BLUEBERRIES PROTECT YOU ON LONG RUNS
Physiologists from a US university gave runners a cup of blueberries daily for six weeks; a second group had no blueberries. Participants then ran for 2.5 hours. The results (published in May) show the berry-eating runners had more immune cells and less inflammation and oxidative damage before and after the run. Researchers believe anthocyanidins in blueberries are responsible for the protective benefits.Action
As part of your daily eating pattern have blueberries or other anthocyanidin-rich foods (blackberries, pomegranate juice) daily.A PINT OF BEER HELPS PREVENT COLDS
In a study from Munich University published this year, runners drank one to one-and-a-half litres of nonalcoholic beer (NAB) daily for three weeks and then ran a marathon. Afterward they drank NAB for two more weeks. Compared to nondrinkers, the NAB group had more killer T-cells (a sign of a strong immune system) and three times fewer post-race respiratory-tract infections. Nonalcoholic and alcoholic beer contains polyphenols from brewing grains that may reduce colds.Action
Drink a stubbie or can of regular or nonalcoholic beer per day and include whole grains such as barley, oats and rye in breads and soups.
ICE BATHS HINDER MUSCLE REFUELLING
Participants in a study released this year from the University of Montana rode a bike for 90 minutes to deplete their muscle glycogen (or carbohydrate) levels. Over the next four hours they intermittently soaked one leg in an ice bath while sipping a carb recovery drink. Researchers found that the iced leg replenished only half as much glycogen as the leg that wasn't iced.Action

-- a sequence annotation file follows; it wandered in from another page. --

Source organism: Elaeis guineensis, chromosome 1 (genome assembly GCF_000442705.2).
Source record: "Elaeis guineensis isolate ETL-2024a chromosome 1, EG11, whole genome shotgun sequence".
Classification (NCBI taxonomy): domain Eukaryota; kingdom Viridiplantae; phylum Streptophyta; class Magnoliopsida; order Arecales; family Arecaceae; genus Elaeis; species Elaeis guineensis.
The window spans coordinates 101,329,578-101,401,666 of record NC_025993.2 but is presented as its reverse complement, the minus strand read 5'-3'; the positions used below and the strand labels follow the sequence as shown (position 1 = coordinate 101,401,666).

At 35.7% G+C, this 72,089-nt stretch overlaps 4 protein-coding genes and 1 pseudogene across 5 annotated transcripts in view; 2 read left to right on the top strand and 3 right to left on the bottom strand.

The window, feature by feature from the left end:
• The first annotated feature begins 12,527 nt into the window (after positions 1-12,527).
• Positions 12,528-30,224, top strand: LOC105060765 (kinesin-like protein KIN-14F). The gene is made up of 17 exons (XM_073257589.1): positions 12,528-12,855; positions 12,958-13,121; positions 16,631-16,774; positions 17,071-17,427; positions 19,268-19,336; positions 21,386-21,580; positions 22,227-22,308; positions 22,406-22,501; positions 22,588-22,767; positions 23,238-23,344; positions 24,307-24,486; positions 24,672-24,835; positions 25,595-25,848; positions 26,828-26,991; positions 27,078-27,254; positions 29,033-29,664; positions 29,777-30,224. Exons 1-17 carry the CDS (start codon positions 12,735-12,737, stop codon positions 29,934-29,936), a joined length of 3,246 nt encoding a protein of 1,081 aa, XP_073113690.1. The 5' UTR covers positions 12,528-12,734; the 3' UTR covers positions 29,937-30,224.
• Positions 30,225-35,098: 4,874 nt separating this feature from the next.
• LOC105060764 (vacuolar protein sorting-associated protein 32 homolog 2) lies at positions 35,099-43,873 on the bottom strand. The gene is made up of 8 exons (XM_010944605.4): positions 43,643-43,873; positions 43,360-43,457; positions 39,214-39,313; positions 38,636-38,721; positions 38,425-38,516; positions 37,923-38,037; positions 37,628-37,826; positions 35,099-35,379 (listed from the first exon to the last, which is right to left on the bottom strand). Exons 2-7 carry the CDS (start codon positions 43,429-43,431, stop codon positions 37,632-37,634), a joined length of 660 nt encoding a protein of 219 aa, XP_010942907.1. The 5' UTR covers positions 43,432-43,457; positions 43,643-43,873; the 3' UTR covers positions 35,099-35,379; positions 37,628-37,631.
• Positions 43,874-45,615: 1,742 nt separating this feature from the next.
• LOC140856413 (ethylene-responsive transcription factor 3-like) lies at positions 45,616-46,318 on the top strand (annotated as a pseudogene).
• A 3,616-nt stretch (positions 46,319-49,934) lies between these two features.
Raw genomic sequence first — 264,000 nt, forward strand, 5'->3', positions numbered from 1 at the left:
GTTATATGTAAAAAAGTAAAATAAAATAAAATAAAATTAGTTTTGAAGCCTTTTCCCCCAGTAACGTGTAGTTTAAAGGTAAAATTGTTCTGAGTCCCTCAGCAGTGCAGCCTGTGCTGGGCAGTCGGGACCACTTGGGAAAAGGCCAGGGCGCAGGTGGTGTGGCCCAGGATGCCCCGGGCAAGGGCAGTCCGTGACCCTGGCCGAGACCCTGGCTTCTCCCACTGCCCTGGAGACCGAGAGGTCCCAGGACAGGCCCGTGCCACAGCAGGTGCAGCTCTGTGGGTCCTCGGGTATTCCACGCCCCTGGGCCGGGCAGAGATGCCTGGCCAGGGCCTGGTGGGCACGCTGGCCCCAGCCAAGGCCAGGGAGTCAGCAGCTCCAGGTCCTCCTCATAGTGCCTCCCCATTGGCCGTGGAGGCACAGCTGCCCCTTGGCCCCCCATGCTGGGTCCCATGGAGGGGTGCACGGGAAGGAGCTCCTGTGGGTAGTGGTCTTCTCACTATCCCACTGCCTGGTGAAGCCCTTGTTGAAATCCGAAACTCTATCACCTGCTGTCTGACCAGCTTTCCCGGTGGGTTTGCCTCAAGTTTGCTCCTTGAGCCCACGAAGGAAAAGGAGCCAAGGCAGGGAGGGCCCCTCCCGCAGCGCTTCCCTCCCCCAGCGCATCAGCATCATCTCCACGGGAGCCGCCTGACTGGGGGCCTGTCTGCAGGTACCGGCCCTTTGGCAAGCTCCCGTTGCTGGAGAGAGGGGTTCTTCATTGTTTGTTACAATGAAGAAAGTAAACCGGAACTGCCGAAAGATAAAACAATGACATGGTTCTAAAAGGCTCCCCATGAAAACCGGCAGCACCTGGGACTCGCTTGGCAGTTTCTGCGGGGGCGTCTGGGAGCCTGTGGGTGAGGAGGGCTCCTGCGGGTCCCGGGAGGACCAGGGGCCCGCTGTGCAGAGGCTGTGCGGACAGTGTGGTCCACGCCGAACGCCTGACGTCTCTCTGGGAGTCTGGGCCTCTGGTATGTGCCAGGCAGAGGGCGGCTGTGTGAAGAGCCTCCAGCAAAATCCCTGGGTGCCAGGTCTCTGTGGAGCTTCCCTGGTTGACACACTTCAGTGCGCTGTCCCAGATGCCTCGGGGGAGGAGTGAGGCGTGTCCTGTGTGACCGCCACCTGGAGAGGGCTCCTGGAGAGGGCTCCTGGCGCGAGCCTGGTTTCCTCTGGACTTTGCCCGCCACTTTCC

To ensure your muscles are fully prepared for the next day's workout, skip or postpone the ice bath until after a high-carb meal, or have a shorter, easier run the following day where low fuel levels aren’t going to reduce performance.
CHOCOLATE MILK HELPS YOU LOSE BODY FAT
About 30 men and women participated in a four-and-a-half week training program at the University of Texas in Austin that included cycling hard for an hour a day, five days a week. Right after their ride and again an hour later, subjects drank chocolate milk or a carb beverage. The 2011 study found that chocolate milk–drinkers gained more lean muscle and lost more body fat (thanks to milk's protein) than those downing the carb drink.Action
To help shed body fat and boost muscle gains, follow long workouts with a tall glass of low fat chocolate milk.
Recipe: Healthy chocolate bliss balls
Australia's richest foot race...with beer
Eighty-five per cent of athletes at the University of Montana have sub-optimal vitamin D levels in the winter, scientists there reported in a study published in February; 25 per cent are deficient in autumn. Those with low levels have a higher rate of flu and colds. The body makes vitamin D, which builds bone and reduces injury risk, when exposed to UV rays; since exposure drops in the winter, production drops, too.Action
Take 600 to 1000 IU daily of supplemental vitamin D3, and eat plenty of vitamin D– rich foods, such as fish, crustaceans and oysters.This article is an extract from the November 2011 issue of Runner's World, the world's leading running magazine for the runner who wants to achieve their personal health, fitness and performance goals. Go to the Runner's World website for the latest news and to subscribe online.